Toronto police say the use of a Facebook web site in the Stefanie Rengel case highlights the futility of imposing publication bans and that something needs to be done to update the law.
Under restrictions imposed by the Youth Criminal Justice Act, media outlets were banned from identifying either the victim or two teenagers accused in the girl's death.
Despite the ban, all three identities, including pictures, are being freely posted on Facebook, which is against the law.
Police and legal experts are concerned that those actions might affect the right to a fair trial for a teenaged boy and girl charged in Rengel's death.
The 14-year-old died New Year's Day in hospital of stab wounds after being found bleeding on the sidewalk near O'Connor Drive and St. Clair Avenue by a passerby.
Mark Pugash, spokesman for the Toronto Police Service, says the Rengel case is a perfect example of how Facebook can often interfere with the rule of law.
"We simply have no control," he said. "I think what the events of the last few days have shown is that there are many people who are part of the criminal justice process who have to look and see whether changes are necessary."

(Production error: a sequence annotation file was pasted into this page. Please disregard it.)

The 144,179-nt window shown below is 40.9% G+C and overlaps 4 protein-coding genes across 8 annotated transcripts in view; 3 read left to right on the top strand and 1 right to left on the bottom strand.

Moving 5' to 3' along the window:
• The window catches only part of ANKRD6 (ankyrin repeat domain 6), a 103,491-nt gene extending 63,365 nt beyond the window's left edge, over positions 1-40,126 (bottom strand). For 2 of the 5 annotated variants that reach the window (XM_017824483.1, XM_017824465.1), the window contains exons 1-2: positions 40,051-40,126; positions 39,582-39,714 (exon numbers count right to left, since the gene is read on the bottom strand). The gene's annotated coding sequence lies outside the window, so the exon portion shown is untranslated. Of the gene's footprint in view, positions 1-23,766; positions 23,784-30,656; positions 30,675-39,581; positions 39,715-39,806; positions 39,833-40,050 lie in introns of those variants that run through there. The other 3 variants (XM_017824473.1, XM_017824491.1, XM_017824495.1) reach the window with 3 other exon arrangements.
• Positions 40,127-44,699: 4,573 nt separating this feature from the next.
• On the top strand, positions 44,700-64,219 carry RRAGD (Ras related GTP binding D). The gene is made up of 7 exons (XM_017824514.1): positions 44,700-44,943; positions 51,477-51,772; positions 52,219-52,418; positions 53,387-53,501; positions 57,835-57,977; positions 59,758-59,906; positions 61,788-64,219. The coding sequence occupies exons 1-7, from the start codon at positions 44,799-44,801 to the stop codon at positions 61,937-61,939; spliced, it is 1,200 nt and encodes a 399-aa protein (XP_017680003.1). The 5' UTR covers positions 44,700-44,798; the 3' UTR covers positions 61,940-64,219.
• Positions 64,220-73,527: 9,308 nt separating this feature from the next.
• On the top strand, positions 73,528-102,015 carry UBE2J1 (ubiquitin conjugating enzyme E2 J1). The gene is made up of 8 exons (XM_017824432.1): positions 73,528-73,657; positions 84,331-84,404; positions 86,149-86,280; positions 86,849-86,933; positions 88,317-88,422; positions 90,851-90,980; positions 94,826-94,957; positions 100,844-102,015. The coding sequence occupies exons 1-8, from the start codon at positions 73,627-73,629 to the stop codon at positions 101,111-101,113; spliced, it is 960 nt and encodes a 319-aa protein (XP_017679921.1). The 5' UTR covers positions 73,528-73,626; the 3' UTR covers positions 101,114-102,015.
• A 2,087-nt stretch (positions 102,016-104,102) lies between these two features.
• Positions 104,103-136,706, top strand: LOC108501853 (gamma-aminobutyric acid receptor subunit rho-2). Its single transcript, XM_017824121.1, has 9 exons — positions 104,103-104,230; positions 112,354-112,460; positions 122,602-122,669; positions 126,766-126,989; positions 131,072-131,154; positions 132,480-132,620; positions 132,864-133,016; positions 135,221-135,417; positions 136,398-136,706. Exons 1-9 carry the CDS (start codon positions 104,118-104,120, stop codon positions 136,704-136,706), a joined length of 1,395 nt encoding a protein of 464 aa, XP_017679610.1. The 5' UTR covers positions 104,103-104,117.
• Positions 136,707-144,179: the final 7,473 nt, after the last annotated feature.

Police released the name of the victim Thursday after obtaining the consent of her parents, as required by the Youth Criminal Justice Act.
Martha McKinnon, executive director of Justice for Children and Youth, says the answer is education. She says many Facebook users are teens and may not even know they are breaking the law.
"Neither the federal nor provincial government have invested any resources into educating the public about why we have these confidence provisions [in the Youth Criminal Justice Act]; what they are for ... so that people will actually know what the law is," she said.
Legal observers say the case shows the law's inability to keep up with those who wish to express themselves on the internet.